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Job-to-Job and Job-to-Nonemployment Turnover by Gender and Education Level

  • Royalty, Anne Beeson

Using multinomial probit estimates of the probability of job-to-job and job-to-nonemployment turnover, the author finds that differences between women's and men's turnover are due to the behavior of less educated women. Both the job-to-job and job-to-nonemployment turnover of less educated women are significantly different from that of more educated women as well as both groups of men. She also finds that distinguishing between types of turnover--job-to-job versus job-to-nonemployment--is quite important, particularly in understanding the turnover patterns of women. Copyright 1998 by University of Chicago Press.

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File URL: http://dx.doi.org/10.1086/209894
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Article provided by University of Chicago Press in its journal Journal of Labor Economics.

Volume (Year): 16 (1998)
Issue (Month): 2 (April)
Pages: 392-443

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Handle: RePEc:ucp:jlabec:v:16:y:1998:i:2:p:392-443
Contact details of provider: Web page: http://www.journals.uchicago.edu/JOLE/

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  1. Chinhui Juhn, 1992. "Decline of Male Labor Market Participation: The Role of Declining Market Opportunities," The Quarterly Journal of Economics, Oxford University Press, vol. 107(1), pages 79-121.
  2. Bruce D. Meyer, 1988. "Unemployment Insurance And Unemployment Spells," NBER Working Papers 2546, National Bureau of Economic Research, Inc.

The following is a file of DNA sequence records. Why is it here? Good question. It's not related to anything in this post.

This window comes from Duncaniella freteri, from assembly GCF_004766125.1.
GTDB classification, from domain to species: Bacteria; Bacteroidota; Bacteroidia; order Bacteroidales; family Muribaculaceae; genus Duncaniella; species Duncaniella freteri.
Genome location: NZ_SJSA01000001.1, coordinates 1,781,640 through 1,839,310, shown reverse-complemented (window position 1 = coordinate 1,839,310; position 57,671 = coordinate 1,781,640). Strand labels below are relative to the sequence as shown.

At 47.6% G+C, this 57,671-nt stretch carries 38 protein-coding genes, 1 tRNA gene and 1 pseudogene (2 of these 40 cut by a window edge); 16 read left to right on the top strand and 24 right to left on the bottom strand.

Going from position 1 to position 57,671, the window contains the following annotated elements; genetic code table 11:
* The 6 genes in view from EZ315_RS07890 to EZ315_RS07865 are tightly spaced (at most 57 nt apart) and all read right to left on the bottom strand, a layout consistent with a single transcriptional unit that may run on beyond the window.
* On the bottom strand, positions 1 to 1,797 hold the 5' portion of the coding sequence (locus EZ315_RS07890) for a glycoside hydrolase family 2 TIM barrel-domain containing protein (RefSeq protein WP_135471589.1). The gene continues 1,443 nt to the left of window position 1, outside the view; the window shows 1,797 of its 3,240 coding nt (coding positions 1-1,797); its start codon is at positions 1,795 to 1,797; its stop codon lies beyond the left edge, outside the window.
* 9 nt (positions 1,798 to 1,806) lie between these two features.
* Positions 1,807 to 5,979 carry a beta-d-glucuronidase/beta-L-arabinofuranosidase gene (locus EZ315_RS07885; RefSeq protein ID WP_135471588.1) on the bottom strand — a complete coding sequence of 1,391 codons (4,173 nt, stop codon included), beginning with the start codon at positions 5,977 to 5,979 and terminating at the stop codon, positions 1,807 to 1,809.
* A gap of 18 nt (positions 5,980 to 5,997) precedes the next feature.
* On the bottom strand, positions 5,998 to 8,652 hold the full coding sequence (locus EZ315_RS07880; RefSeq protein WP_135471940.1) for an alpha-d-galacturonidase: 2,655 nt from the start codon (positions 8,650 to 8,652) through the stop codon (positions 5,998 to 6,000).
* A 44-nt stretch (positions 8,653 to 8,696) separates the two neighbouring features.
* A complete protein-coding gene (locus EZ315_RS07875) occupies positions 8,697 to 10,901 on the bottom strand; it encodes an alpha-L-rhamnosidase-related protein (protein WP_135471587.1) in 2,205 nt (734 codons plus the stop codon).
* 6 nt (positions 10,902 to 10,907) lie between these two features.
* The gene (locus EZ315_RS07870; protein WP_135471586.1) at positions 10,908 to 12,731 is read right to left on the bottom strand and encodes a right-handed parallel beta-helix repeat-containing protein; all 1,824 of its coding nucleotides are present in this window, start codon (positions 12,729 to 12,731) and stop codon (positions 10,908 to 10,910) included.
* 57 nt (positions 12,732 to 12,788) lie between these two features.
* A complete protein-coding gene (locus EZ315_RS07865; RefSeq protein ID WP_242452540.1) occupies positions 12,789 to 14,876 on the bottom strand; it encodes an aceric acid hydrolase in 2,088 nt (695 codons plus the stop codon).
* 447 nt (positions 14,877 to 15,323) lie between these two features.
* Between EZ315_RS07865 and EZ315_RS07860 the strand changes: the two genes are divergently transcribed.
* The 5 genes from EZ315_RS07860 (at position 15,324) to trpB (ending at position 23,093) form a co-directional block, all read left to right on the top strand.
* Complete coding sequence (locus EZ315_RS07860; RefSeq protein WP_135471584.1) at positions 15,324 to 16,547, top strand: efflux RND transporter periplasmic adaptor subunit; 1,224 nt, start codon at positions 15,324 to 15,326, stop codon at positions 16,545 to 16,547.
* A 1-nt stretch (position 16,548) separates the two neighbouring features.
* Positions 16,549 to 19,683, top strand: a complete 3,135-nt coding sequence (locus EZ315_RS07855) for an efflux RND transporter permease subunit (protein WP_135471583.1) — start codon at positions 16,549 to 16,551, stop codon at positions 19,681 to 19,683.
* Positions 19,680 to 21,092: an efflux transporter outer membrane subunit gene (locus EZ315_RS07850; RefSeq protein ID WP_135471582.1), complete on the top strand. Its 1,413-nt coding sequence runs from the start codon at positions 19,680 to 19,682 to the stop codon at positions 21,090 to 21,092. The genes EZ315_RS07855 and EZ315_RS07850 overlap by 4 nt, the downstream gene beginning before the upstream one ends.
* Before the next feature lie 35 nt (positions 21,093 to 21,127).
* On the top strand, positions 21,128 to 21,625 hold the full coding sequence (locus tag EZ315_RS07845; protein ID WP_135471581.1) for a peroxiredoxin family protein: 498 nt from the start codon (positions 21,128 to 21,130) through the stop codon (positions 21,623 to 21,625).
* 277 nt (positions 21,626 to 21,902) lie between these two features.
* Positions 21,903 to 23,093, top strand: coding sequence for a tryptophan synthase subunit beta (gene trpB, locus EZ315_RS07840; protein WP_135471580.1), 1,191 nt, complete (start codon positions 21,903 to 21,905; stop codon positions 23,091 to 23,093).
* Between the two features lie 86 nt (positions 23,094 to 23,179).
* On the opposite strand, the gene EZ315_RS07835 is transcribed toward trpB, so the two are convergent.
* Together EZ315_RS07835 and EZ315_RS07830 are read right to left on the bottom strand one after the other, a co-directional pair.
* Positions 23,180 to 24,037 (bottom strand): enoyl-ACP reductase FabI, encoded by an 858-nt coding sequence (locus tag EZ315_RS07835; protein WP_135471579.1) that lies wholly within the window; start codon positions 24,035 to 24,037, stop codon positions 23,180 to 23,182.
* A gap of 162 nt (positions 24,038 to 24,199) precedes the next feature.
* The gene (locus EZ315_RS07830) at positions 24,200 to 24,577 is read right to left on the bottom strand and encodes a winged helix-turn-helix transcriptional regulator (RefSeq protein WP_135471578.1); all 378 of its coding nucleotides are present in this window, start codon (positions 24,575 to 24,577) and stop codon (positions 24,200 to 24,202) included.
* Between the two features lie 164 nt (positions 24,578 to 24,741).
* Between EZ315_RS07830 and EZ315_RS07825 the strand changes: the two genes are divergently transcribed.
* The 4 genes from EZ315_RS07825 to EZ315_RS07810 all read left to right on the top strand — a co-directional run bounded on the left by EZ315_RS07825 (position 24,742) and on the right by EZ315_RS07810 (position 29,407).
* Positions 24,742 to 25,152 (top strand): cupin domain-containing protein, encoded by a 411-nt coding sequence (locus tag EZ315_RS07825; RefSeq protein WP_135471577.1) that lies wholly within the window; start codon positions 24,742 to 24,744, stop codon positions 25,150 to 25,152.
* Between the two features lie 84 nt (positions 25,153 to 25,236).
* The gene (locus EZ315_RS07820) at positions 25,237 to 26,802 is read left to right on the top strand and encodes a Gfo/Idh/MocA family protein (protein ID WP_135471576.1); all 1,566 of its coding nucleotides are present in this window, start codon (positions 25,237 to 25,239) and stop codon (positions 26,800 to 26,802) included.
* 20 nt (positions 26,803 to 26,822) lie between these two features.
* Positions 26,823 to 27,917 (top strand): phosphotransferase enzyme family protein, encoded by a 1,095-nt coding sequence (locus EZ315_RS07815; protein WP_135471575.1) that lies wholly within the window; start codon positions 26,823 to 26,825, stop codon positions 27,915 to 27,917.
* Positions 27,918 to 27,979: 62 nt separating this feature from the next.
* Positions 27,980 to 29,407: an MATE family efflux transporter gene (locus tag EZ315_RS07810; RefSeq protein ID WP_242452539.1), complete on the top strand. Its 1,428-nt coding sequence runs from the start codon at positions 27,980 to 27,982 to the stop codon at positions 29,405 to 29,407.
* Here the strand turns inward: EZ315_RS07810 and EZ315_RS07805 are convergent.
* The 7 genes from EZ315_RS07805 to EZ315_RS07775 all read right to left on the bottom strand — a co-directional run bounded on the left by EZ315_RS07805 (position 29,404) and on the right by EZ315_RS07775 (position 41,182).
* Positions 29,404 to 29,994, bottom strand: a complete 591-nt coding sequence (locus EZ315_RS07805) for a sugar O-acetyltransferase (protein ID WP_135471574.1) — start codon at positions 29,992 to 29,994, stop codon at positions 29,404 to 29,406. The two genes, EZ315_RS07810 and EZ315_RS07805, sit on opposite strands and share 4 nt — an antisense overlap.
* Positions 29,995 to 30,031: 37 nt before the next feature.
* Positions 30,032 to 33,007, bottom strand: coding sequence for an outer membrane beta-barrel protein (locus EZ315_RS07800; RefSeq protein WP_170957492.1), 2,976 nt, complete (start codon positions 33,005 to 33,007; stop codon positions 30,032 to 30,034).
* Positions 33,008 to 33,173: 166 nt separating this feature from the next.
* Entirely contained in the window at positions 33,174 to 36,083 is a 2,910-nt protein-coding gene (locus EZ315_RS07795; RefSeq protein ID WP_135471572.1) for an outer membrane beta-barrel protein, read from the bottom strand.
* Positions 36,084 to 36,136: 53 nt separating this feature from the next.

3. Jacob Mincer & Solomon Polachek, 1974. "Family Investments in Human Capital: Earnings of Women," NBER Chapters, in: Marriage, Family, Human Capital, and Fertility, pages 76-110 National Bureau of Economic Research, Inc.
  4. Jovanovic, Boyan, 1979. "Job Matching and the Theory of Turnover," Journal of Political Economy, University of Chicago Press, vol. 87(5), pages 972-90, October.
  5. Kristen Keith & Abagail McWilliams, 1995. "The Wage Effects of Cumulative Job Mobility," ILR Review, Cornell University, ILR School, vol. 49(1), pages 121-137, October.
  6. John M. Barron & Dan A. Black & Mark A. Loewenstein, 1993. "Gender Differences in Training, Capital, and Wages," Journal of Human Resources, University of Wisconsin Press, vol. 28(2), pages 343-364.
  7. Nachum Sicherman, 1996. "Gender Differences in Departures from a Large Firm," ILR Review, Cornell University, ILR School, vol. 49(3), pages 484-505, April.
  8. Farber, Henry S, 1994. "The Analysis of Interfirm Worker Mobility," Journal of Labor Economics, University of Chicago Press, vol. 12(4), pages 554-93, October.
  9. Blau, Francine D & Kahn, Lawrence M, 1981. "Causes and Consequences of Layoffs," Economic Inquiry, Western Economic Association International, vol. 19(2), pages 270-96, April.
  10. Pencavel, John H, 1972. "Wages, Specific Training, and Labor Turnover in US Manufacturing Industries," International Economic Review, Department of Economics, University of Pennsylvania and Osaka University Institute of Social and Economic Research Association, vol. 13(1), pages 53-64, February.
  11. W. Kip Viscusi, 1980. "A Theory of Job Shopping: A Bayesian Perspective," The Quarterly Journal of Economics, Oxford University Press, vol. 94(3), pages 609-614.
  12. Gary Chamberlain, 1980. "Analysis of Covariance with Qualitative Data," Review of Economic Studies, Oxford University Press, vol. 47(1), pages 225-238.
  13. repec:sae:ilrrev:v:49:y:1996:i:3:p:484-504 is not listed on IDEAS
  14. Light, Audrey & Ureta, Manuelita, 1992. "Panel Estimates of Male and Female Job Turnover Behavior: Can Female Nonquitters Be Identified?," Journal of Labor Economics, University of Chicago Press, vol. 10(2), pages 156-81, April.
  15. Mary Corcoran & Greg J. Duncan, 1979. "Work History, Labor Force Attachment, and Earnings Differences between the Races and Sexes," Journal of Human Resources, University of Wisconsin Press, vol. 14(1), pages 3-20.
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